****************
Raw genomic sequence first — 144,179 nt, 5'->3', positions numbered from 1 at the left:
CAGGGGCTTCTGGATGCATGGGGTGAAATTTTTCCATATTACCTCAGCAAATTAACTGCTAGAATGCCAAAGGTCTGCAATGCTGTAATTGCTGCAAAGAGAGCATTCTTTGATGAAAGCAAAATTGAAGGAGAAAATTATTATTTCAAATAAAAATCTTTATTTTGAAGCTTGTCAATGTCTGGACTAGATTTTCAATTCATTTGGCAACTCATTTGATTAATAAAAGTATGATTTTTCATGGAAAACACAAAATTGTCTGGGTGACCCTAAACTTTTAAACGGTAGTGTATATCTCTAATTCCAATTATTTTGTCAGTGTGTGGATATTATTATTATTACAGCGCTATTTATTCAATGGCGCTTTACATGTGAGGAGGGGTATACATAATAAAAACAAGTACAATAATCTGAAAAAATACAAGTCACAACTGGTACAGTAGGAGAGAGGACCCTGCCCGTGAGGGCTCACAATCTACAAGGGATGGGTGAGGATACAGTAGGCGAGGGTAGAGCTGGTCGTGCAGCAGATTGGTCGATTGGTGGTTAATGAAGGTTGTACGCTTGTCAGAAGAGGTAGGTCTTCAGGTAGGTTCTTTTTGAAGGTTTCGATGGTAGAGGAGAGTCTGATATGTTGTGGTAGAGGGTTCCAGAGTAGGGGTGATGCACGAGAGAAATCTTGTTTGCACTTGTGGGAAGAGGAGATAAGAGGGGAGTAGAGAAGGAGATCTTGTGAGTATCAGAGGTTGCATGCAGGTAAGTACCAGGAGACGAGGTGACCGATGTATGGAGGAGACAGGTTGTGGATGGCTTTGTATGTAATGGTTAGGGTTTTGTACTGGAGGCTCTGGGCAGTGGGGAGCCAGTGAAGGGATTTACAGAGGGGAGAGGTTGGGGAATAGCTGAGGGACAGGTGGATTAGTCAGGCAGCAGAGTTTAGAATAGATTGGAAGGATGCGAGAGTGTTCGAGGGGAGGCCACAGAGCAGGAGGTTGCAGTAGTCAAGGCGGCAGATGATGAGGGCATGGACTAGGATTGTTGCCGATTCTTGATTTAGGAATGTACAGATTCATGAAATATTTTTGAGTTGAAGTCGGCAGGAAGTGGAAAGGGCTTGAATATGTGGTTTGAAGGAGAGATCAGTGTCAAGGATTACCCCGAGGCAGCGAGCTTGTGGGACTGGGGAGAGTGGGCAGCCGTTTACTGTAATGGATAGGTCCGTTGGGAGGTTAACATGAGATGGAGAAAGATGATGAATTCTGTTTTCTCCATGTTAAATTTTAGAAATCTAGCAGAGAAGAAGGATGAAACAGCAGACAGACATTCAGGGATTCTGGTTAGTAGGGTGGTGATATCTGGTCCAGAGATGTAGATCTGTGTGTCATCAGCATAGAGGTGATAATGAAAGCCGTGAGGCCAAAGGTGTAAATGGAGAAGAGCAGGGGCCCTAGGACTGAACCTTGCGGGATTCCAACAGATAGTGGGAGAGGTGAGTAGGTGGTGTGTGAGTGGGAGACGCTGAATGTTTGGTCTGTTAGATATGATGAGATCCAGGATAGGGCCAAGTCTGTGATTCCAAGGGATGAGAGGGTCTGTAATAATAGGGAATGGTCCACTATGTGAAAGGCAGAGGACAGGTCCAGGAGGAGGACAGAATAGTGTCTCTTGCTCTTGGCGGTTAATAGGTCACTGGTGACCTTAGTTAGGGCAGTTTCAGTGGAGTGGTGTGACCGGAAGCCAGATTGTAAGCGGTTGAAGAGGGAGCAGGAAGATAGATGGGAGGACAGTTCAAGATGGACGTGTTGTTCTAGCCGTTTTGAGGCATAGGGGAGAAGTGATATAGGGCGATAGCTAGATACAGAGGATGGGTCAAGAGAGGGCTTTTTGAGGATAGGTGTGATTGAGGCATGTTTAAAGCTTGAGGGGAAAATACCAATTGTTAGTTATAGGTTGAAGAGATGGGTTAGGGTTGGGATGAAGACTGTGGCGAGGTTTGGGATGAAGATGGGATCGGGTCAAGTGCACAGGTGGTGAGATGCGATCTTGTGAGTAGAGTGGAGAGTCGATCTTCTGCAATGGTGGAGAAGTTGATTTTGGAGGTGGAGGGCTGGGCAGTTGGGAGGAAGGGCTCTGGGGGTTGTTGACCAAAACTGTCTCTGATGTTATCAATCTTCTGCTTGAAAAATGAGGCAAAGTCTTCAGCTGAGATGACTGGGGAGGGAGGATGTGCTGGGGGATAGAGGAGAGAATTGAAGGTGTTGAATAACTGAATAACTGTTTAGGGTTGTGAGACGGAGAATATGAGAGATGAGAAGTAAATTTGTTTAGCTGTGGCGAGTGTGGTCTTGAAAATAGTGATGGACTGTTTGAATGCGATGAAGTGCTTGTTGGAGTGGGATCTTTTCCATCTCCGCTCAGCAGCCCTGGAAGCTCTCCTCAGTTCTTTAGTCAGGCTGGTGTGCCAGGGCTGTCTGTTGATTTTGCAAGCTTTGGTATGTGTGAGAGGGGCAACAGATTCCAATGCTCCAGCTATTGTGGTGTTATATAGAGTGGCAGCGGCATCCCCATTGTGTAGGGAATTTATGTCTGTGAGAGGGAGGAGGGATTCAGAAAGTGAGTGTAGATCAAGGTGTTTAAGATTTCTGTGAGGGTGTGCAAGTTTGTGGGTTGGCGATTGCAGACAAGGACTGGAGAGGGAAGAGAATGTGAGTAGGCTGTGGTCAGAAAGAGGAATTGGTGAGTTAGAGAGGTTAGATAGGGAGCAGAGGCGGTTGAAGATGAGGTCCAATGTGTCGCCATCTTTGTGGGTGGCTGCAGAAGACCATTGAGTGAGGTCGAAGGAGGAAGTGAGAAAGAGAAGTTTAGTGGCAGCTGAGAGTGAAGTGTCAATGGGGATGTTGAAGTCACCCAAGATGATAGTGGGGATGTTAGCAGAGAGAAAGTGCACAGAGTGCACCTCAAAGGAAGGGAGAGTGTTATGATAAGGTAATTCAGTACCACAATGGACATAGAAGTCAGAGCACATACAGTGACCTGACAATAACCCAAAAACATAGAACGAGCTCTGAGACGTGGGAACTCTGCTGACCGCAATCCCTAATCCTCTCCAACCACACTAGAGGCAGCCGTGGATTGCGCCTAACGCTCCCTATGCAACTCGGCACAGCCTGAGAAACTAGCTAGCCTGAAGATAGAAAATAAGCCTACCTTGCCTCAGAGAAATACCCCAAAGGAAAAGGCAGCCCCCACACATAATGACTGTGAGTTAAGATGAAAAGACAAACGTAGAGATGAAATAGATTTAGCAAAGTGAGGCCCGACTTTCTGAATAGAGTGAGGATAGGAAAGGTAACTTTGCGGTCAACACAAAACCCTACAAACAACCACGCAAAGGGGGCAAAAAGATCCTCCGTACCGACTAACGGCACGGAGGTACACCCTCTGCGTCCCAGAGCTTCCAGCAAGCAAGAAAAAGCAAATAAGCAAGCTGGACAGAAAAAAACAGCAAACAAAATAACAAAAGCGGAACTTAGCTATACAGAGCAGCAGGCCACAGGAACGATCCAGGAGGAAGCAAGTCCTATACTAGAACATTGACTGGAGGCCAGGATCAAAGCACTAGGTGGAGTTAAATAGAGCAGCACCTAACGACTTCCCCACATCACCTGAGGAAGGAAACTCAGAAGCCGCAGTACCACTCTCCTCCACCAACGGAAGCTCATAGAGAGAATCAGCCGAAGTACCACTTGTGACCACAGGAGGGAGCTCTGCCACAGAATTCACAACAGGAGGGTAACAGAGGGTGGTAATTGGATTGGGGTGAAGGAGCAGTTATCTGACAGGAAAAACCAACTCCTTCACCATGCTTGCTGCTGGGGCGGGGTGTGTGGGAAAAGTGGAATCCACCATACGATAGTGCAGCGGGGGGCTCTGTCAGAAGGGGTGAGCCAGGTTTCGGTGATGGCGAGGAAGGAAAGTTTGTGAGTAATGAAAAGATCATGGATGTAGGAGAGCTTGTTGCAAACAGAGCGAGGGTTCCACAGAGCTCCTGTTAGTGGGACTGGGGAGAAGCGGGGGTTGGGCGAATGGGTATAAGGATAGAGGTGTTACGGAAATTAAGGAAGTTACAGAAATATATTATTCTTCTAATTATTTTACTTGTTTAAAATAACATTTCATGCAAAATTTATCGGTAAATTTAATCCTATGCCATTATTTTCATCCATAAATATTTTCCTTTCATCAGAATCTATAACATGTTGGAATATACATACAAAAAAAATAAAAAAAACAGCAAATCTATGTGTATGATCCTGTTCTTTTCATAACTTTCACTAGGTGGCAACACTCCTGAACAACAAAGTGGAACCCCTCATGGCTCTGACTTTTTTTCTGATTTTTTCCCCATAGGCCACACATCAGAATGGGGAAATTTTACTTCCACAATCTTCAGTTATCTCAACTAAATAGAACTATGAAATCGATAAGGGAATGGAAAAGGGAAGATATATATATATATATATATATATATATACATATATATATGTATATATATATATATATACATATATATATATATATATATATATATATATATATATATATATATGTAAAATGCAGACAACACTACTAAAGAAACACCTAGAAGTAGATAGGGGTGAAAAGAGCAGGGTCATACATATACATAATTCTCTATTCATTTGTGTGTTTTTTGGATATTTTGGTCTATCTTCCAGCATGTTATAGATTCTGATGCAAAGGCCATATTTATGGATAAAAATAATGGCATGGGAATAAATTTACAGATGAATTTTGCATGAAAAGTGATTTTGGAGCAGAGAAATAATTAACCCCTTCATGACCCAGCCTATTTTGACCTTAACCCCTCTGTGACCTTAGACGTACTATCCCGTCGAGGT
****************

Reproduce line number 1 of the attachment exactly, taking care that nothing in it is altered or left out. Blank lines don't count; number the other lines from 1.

Raw genomic sequence first — 144,179 nt, 5'->3', positions numbered from 1 at the left: